The urban bias in Indian planning has been a phenomenon manifest over the years, The reason being the slow development of the countryside. Lack of social infrastructure for such a huge population residing in the villages and not allowing them access to the benefits of development has been continuing for decades together in spite of the passage of the 74th and 75th Constitutional Amendment Bills. Famous economist Prof. Michael Lipton formerly with University of Sussex, rightly pointed out about two decades back that in India the rural poor were subsidising the urban middle class.    


Even after the panchayats were recognised as centres for grass-root development, statistics reveal that either adequate resources were not made available to them or they failed to carry out the necessary rural transformation. But experts believe it was the former reason behind the present rural distress. Add to this is the wanton corruption prevalent in these areas.


For inclusive growth and sustainable development to really take place, a change in strategy along with necessary political will and sincerity is required. This change is easily talked about but very difficult to implement in the present set up. The panchyats are still not involved in the planning process and have to implement whatever they are directed from the top. The top down approach has to change and involvement of the people at the grass-root level has to be ensured.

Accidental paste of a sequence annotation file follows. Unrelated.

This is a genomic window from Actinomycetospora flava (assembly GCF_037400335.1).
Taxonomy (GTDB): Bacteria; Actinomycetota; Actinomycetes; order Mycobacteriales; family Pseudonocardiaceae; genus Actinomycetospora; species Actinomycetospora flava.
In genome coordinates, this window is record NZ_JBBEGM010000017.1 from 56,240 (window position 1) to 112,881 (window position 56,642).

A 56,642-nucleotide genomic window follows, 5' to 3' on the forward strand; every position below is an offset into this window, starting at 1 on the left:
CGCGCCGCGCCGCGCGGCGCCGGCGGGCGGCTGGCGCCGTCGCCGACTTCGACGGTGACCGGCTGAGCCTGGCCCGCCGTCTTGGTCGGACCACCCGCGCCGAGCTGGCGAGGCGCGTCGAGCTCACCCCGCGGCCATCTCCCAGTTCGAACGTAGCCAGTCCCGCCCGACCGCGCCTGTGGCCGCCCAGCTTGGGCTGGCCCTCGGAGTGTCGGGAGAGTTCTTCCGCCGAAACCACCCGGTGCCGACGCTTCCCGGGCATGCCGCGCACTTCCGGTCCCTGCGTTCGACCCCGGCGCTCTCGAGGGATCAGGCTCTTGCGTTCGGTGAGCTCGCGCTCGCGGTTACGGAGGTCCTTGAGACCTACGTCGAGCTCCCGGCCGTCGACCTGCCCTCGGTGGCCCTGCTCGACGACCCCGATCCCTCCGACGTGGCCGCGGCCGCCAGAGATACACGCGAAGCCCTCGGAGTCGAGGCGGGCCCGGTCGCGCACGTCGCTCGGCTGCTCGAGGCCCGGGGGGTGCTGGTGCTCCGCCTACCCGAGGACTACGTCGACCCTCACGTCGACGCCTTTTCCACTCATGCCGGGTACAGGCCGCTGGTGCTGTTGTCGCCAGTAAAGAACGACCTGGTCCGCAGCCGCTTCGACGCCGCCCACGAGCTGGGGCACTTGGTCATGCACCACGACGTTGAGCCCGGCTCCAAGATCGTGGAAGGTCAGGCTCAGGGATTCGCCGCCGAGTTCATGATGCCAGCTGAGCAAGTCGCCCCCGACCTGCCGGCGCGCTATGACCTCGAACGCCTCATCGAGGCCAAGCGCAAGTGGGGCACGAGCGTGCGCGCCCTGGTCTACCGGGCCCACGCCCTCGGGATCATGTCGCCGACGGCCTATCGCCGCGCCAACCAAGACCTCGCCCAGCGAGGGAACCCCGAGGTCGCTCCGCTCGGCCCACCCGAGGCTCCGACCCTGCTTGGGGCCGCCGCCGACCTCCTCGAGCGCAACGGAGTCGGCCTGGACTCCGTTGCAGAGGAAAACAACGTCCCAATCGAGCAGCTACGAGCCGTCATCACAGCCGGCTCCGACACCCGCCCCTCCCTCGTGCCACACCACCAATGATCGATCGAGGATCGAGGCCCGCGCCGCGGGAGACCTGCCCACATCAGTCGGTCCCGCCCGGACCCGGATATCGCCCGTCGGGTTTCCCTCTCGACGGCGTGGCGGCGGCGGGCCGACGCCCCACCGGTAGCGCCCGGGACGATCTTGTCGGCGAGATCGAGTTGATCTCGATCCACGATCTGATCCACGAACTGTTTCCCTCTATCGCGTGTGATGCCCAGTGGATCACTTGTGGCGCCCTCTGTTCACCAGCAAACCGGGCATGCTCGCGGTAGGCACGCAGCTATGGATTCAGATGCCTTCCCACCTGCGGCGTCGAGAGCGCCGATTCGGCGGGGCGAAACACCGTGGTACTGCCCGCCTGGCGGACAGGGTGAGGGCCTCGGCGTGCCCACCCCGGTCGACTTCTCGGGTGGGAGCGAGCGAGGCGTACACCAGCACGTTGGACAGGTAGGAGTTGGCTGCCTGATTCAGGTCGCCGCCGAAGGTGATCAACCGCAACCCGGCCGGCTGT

This would obviously be considered a sustainable and inclusive approach with the majority benefitting from development. A synthesis of economics and ethics is what can be called a truly Gandhian socio-economic decentralised order whose relevance is not only of our times but of all times and not just in India but in all countries of the Third World. Gandhiji’s emphasis on bottom-up approach cannot be ignored by the leaders who swear in his name but do not care to adhere to his dictum. 


The possibility of witnessing any change in narrowing the rich-poor and urban-rural divide appears quite remote in the years ahead but a genuine attempt needs to be made. India’s stature will not improve if the balance is not rectified and the agony of the rural poor will continue to haunt us. ---INFA    


(Copyright, India News and Feature Alliance)